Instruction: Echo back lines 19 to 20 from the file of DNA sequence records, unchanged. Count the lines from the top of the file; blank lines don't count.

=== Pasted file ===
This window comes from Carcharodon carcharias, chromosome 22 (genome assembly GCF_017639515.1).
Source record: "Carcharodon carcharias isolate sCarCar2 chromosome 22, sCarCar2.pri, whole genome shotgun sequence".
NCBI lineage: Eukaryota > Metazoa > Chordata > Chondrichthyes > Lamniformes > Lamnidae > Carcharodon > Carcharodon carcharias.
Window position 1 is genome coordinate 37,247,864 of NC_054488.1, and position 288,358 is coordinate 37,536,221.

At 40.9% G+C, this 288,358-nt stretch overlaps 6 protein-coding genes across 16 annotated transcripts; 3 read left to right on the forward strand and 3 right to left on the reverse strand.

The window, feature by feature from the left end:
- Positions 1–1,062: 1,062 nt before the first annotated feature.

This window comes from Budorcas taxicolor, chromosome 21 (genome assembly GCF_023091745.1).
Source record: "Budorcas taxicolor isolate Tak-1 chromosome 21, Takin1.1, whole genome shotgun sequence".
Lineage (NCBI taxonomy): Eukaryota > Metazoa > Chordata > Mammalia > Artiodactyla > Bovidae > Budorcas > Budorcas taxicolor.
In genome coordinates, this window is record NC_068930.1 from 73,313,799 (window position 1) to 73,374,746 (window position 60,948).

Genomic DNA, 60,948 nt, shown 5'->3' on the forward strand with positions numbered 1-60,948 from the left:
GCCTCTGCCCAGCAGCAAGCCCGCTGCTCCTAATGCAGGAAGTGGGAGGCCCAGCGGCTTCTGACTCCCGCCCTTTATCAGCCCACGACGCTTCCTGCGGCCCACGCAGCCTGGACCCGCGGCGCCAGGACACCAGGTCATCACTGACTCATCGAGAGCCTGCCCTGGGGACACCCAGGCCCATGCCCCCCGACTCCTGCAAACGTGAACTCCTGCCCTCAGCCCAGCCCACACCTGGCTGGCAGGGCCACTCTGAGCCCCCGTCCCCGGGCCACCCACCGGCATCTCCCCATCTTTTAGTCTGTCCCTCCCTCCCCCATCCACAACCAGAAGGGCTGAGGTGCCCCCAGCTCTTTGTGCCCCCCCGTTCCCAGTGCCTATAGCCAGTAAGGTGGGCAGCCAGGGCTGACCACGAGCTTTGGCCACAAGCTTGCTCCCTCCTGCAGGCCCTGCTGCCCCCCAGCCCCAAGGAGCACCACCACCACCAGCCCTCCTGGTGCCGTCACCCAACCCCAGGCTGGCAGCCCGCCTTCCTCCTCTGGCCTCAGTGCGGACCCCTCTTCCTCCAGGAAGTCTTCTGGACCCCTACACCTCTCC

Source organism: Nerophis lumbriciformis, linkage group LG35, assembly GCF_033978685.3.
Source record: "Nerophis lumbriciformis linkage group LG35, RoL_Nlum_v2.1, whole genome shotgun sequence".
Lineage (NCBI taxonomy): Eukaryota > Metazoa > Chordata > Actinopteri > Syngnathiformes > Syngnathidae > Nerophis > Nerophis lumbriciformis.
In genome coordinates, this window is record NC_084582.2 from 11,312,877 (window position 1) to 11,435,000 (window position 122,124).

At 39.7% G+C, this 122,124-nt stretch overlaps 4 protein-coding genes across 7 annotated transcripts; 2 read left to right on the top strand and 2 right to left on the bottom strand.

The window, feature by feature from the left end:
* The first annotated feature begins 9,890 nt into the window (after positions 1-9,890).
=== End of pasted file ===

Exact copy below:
The window, feature by feature from the left end:
* The first annotated feature begins 9,890 nt into the window (after positions 1-9,890).